BOSTON (CBS) – Last spring, the conversation in Fort Myers was focused on a team rebuilding itself from a horrible 2012 season.
John Farrell was taking over a Red Sox team that had won just 69 games the season before, and embarrassingly finished last in the AL East. There was a core in place, but one that needed to be rejuvenated with leadership and a winning atmosphere.
There was no talk on what happened that season before. The focus was not on the future, either. Farrell came in and urged his team to focus on the present; one day, one game at a time.
One-hundred-and-sixty-two regular season and 16 playoffs games later, the Red Sox were World Series champs. It sounds so simple, and baseball shouldn’t be that easy. But the Red Sox made it seem that way en route to the franchise’s third title in the last 10 years.
Now as defending champs, Farrell and his Red Sox face another r-word: repeat. They’ve been asked countless times this spring if they can recreate the magic of 2013 and walk away on top of the baseball world once again.
But, just like when he first arrived, Farrell’s focus isn’t on what happened last October, or even on what could happen this coming October.
The focus is on whatever day the calendar says.
“We’re thinking about being good today. Some of those words, ‘defend’ and ‘repeat,’ that is looking back,” Farrell explained this spring. “Our mindset is we have to go out and win. Whatever happens after that, if it ends up being something more unique than a year ago, so be it. But there is no focus or lost energy on that.”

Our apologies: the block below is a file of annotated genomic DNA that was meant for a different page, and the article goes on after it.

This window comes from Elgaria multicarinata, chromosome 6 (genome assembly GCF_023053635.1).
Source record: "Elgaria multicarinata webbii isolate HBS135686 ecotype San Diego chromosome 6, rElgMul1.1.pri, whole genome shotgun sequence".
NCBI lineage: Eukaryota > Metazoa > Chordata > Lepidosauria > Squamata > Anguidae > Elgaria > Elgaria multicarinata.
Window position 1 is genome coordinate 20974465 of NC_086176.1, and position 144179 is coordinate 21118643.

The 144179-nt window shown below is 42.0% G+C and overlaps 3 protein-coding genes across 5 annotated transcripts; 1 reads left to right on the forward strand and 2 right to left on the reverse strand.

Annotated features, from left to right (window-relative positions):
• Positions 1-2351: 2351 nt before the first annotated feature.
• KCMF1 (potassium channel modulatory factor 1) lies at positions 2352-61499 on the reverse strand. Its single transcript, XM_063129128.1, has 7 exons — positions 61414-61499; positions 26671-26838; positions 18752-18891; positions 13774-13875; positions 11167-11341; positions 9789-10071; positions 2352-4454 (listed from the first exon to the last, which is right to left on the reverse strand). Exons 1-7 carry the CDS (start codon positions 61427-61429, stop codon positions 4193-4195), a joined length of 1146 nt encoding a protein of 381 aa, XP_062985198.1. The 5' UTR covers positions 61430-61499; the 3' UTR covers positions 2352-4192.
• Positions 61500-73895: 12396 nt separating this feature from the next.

“Whether it’s the first day of camp or what has been in conversation throughout the off-season, [last season] is over,” he urged.
Winning back-to-back World Series isn’t something that has happened too often over the last 20 years. The 1998-2000 New York Yankees were the last team to accomplish such a feat, and that was part of three straight World Series titles (and four of five).
The Red Sox have repeated just once in the franchise’s storied history, 1915 and 1916. The 2008 Red Sox came close, making it all the way to Game 7 of the ALCS against the Tampa Bay Rays, but fell just short of matching the 2007 team’s rise to the top. The 2005 Red Sox weren’t able to make much noise in the playoffs, as they were swept in the ALDS by the Chicago White Sox, who would go on to become champions that season.
But again, all of that is in the past and the 2013 Red Sox aren’t interested in a history lesson. They also aren’t interested in anyone trying to predict the future.
“We’re not worried about the World Series this year. That’s our goal, but we have to take it one day at a time,” said first baseman Mike Napoli. “We’re not even thinking about that, just growing together as a team and playing good baseball. We’re just going to play the game like we know how to.”
“Every year is a new year, man,” said DH David Ortiz, who come next Friday will have three World Series rings to wear. “You have to come in and do your best to compete. Whatever is in the past is in the past. It’s a new year, new competition. We have to come in and get it done.”